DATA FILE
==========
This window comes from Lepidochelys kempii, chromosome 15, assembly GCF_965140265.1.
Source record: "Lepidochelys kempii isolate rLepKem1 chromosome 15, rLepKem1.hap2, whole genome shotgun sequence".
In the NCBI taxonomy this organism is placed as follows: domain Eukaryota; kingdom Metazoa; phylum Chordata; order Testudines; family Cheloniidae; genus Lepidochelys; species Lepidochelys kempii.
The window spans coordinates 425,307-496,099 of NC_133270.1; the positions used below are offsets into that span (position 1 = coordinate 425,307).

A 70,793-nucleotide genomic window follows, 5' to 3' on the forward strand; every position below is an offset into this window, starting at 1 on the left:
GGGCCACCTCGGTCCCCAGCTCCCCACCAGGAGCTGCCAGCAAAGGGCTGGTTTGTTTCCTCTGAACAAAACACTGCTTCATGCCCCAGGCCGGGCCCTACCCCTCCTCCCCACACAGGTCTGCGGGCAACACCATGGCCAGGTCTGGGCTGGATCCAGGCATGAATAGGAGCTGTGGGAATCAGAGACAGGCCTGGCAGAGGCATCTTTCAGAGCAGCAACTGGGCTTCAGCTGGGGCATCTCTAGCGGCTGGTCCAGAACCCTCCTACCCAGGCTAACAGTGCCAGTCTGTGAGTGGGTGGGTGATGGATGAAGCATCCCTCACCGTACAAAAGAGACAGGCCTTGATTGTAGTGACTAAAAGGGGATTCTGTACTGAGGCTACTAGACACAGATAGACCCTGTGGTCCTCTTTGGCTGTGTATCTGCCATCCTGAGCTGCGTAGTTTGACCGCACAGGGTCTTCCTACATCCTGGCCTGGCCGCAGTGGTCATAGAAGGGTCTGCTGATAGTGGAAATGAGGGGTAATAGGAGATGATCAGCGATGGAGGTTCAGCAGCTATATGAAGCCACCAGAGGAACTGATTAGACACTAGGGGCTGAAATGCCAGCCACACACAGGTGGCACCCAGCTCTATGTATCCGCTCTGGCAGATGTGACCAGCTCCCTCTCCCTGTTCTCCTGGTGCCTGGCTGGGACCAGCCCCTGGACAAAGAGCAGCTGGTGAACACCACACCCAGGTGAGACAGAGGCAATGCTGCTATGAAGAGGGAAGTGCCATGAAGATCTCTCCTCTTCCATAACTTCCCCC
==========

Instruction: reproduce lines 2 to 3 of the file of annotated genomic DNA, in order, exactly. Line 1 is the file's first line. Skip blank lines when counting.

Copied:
Source record: "Lepidochelys kempii isolate rLepKem1 chromosome 15, rLepKem1.hap2, whole genome shotgun sequence".
In the NCBI taxonomy this organism is placed as follows: domain Eukaryota; kingdom Metazoa; phylum Chordata; order Testudines; family Cheloniidae; genus Lepidochelys; species Lepidochelys kempii.